“Recitation: The Children’s Art”

To continue with the topic of recitation and education, here is an article by Arthur Burrell, “Recitation: The Children’s Art,” from The Parent’s Review 1 (1890-1): 92-103, edited by Charlotte M. Mason. The article is on a website dedicated to the writings and teaching philosophy and practices of Charlotte Maria Shaw Mason (1842-1923), a British teacher and educational writer. Her works include Home Education (1886), A Liberal Education for All: The Scope of Continuation Schools (1919) and An Essay towards a Philosophy of Education (1923). (For more about Mason, see Barbara Caine, “Mason, Charlotte Maria Shaw (1842–1923),” rev., Oxford Dictionary of National Biography, Oxford University Press, 2004 [http://www.oxforddnb.com]).

Burrell’s article starts with a complaint that children are ‘natural’ reciters, but this ability is ruined through bad examples of recitation at school, home and church. In discussing the usefulness of recitation, he offers an interesting description of the exchange between the reciter and his/her audience, and a plea for recitation’s importance for the appreciation of literature:

“So magical is the power of a good reader that he can convey to an audience shades of meaning in his author which he himself does not suspect. Again and again a face in a hall will light up at some touch conveyed by a tone or a glance, and the very speaker will thank his hearers for lessons. As it would be with a picture, if by some unknown mechanism it could absorb the fancies of the faces that read its meaning, so it may be with the owner of a voice. More receptive than the mere canvas, the reciter watches the approving and disapproving glance; he sees the sympathy and he feels the silence; his audience may be receiving a lesson, but they are assuredly giving one.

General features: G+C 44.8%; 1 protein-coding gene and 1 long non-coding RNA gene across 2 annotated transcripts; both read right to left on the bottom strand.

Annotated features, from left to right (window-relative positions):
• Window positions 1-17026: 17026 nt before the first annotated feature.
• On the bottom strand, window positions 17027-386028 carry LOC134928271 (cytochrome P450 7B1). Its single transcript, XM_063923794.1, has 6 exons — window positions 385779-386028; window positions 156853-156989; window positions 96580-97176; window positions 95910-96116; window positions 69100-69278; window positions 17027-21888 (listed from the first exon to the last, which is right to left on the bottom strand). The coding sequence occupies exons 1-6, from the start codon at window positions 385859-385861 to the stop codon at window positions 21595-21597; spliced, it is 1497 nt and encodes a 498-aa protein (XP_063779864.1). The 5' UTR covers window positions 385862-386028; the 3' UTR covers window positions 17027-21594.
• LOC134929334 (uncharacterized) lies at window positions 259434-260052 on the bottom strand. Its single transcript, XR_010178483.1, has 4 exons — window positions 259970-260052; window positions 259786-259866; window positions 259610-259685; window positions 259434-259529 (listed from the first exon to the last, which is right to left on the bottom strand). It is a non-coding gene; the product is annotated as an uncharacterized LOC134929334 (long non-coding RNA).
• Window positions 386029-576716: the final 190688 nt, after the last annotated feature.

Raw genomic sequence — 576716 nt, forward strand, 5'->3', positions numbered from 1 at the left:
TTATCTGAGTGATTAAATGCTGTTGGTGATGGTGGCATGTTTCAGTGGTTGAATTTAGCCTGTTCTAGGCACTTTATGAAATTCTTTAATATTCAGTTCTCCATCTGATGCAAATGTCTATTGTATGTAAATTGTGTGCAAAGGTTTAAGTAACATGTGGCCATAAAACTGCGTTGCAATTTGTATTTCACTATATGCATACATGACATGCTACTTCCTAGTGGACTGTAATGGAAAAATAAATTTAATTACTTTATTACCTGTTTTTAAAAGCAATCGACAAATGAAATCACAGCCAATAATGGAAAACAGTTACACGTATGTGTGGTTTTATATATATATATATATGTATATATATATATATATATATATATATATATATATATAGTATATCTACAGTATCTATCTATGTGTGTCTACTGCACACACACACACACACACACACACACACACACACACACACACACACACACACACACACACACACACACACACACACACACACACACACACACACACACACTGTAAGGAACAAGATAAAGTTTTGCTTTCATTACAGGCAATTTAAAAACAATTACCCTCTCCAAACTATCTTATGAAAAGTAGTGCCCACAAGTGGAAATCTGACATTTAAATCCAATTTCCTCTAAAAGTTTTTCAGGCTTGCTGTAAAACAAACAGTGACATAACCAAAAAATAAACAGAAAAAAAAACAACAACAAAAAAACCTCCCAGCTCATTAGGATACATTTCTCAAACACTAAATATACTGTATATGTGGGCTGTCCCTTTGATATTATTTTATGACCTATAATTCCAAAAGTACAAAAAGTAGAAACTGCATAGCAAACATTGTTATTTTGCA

And if such appreciation can be born when a good reader and a good audience meet, is it not worse than madness for us to look on English literature as mere work for the study, mere dictionary stuff? It was meant to be interpreted by the voice of life; there is only half the passion in the printed page. If there were more good reading round English firesides, do you suppose that the masterpieces of English thought would be studied, as they often are, merely with an eye to the examiners’ certificate?”

Burrell then proceeds to give some practical advice about how to teach a child reading (Burrell uses “recitation” and “reading” interchangeably, suggesting that he regards these activities as one). He begins with an astonishing list of ‘dont’s’:

(1) You are not to allow any imitation of the Stage.
(2) You are not even to encourage exaggeration in voice or gesture.
(3) You are not to allow recitation before a company of admiring friends.
(4) You are not to let a child think that Mark Twain, Artemus Ward, and Josh Billings are the only writers of comedy.
(5) You are not to let your child learn Browning.
(6) You are not to choose tragic or sentimental pieces.
(7) You are not, as a rule, to give lessons in the presence of a third person.
(8) You are not to tell your child that he or she can recite well.

Twain is prohibited because his humour is of “a low class”; Browning because his poetry is “is very rarely intelligible to children, and is nearly always harsh to a musical ear.”

Burrell suggests that parents create their own recitation anthology, because published anthologies are always inadequate, and offers a list of suggested pieces and books.


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